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I think you had several things possibly working against you Rusty. Could have been any one of them or all of them. Don't give up on it.

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Dunno about the effect of the temp, Rusty. I routinely do glue up at a shop temp around 50 with no failures. Moisture seems to be the factor. Maybe moisture plus the temp? 

When prepping for glue up for bandsaw boxes, I always use the flat sander on the surfaces. Even, straight off the planer, they are never perfectly flat. I scribble on the surfaces and sand till the marks are gone. But, the wood is dry. Here in AZ, they say a newly cut tree is dry before it hits the ground.:lol:

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Well, when using Elmers, I have never had that kind of a problem............

 

Sorry Rusty, just rubbin it in for those guys who are dead set in their ways.... I can offer no help

 but just thinking, sometimes when gluing in biscuits I realized after the boards were glued up I did forget to put glue in one side of the boards and left the whole row dry.... Could this have be a senior moment for you.??

 

     A different thought,  when I did use pine boards on my drum sanders I ruined the sand paper on both machines and had to replace paper on three drums..... lots of down time and was the last time I used pine....The rubber sand paper cleaner thingy would not remove the tar or the glue ...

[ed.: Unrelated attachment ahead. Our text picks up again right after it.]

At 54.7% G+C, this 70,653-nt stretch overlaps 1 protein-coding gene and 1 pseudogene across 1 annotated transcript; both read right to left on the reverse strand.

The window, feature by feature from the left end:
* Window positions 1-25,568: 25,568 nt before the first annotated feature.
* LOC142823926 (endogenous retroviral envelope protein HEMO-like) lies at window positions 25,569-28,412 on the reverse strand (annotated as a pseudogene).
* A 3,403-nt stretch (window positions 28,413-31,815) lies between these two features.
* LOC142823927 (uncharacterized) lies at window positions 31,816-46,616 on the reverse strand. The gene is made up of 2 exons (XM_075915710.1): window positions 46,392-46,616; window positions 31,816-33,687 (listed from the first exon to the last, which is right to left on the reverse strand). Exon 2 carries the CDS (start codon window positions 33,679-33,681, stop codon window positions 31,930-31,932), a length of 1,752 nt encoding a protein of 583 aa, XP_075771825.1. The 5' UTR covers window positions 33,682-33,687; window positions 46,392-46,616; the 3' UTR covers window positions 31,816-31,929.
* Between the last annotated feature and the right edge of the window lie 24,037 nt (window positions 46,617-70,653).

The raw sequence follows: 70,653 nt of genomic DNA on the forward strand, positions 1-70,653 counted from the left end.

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3 hours ago, Gene Howe said:

Dunno about the effect of the temp, Rusty. I routinely do glue up at a shop temp around 50 with no failures. Moisture seems to be the factor. Maybe moisture plus the temp? 

When prepping for glue up for bandsaw boxes, I always use the flat sander on the surfaces. Even, straight off the planer, they are never perfectly flat. I scribble on the surfaces and sand till the marks are gone. But, the wood is dry. Here in AZ, they say a newly cut tree is dry before it hits the ground.:lol:

Coarse' you know they add water when they saw it.;)

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4 minutes ago, Gerald said:

Coarse' you know they add water when they saw it.;)

I didn't know that.......

 

I do know that pine has a lot of pitch, if you leave a board layout in the sun ,little beads of pitch will pop out on the surface.

Herb

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50-55 degrees is the point where glue "chalks" and does not develop a good bond.   Not only the glue but the wood needs to be warmer to properly cure.   Glue at or below chalk temperature will display a whitish bond line.

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1 hour ago, kmealy said:

50-55 degrees is the point where glue "chalks" and does not develop a good bond.   Not only the glue but the wood needs to be warmer to properly cure.   Glue at or below chalk temperature will display a whitish bond line.

Keith, the TBIII bottle says that 45 degrees is it's minimum. As I said earlier, I've never had a problem with it at 50 degrees.